respectability in their private lives, as theatrical persons often
are, and such as our smartest hostesses would have been only too glad
to entertain.

To counteract this effect Belknap-Jackson now broached to me a plan of
undoubted merit, which was nothing less than to hold an afternoon
reception at his home in honour of the world's greatest pianoforte
artist, who was presently to give a recital in Red Gap.

"I've not met the chap myself," he began, "but I knew his secretary
and travelling companion quite well in a happier day in Boston. The
recital here will be Saturday evening, which means that they will
remain here on Sunday until the evening train East. I shall suggest to
my friend that his employer, to while away the tedium of the Sunday,
might care to look in upon me in the afternoon and meet a few of our
best people. Nothing boring, of course. I've no doubt he will arrange
it. I've written him to Portland, where they now are."

"Rather a card that will be," I instantly cried. "Rather better class
than entertaining strolling players." Indeed the merit of the proposal
rather overwhelmed me. It would be dignified and yet spectacular. It
would show the Klondike woman that we chose to have contact only with
artists of acknowledged preëminence and that such were quite willing
to accept our courtesies. I had hopes, too, that the Honourable George
might be aroused to advantages which he seemed bent upon casting to
the American winds.

A week later Belknap-Jackson joyously informed me that the great
artist had consented to accept his hospitality. There would be light
refreshments, with which I was charged. I suggested tea in the Russian
manner, which he applauded.

"And everything dainty in the way of food," he warned me. "Nothing
common, nothing heavy. Some of those tiny lettuce sandwiches, a bit of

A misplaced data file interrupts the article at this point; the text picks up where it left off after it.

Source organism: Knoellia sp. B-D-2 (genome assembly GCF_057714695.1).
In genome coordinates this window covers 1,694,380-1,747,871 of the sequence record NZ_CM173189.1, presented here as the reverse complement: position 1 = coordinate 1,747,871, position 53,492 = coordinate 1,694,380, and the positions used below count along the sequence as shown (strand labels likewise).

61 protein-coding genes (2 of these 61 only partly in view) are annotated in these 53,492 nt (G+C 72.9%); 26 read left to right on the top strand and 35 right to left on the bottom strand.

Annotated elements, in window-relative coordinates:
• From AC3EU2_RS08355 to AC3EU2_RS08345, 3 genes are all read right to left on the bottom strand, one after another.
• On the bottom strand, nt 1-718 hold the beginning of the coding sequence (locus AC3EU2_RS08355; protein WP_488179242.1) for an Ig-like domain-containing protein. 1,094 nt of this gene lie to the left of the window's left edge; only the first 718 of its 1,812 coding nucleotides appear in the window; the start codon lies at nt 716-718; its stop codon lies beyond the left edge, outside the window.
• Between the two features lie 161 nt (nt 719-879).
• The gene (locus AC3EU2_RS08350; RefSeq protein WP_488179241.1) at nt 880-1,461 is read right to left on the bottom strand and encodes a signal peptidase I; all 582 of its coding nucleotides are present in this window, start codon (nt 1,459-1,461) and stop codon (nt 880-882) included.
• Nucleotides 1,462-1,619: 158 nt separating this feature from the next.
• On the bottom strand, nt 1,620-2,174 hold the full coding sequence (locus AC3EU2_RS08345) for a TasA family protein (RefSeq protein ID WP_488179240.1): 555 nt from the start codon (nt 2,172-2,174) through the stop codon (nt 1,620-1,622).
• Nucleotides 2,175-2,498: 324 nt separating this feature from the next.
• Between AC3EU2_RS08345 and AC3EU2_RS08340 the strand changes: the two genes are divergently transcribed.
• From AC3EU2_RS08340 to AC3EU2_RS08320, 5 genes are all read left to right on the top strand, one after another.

caviare, macaroons--nothing gross--a decanter of dry sherry, perhaps,
a few of the lightest wafers; things that cultivated persons may
trifle with--things not repugnant to the artist soul."

I promised my profoundest consideration to these matters.

"And it occurs to me," he thoughtfully added, "that this may be a time
for Vane-Basingwell to silence the slurs upon himself that are
becoming so common. I shall beg him to meet our guest at his hotel and
escort him to my place. A note to my friend, 'the bearer, the
Honourable George Augustus Vane-Basingwell, brother of his lordship
the Earl of Brinstead, will take great pleasure in escorting to my
home----' You get the idea? Not bad!"

Again I applauded, resolving that for once the Honourable George would
be suitably attired even if I had to bully him. And so was launched
what promised to be Red Gap's most notable social event of the season.
The Honourable George, being consulted, promised after a rather sulky
hesitation to act as the great artist's escort, though he persisted in
referring to him as "that piano Johnny," and betrayed a suspicion that
Belknap-Jackson was merely bent upon getting him to perform without

"But no," cried Belknap-Jackson, "I should never think of anything so
indelicate as asking him to play. My own piano will be tightly closed
and I dare say removed to another room."

At this the Honourable George professed to wonder why the chap was
desired if he wasn't to perform. "All hair and bad English--silly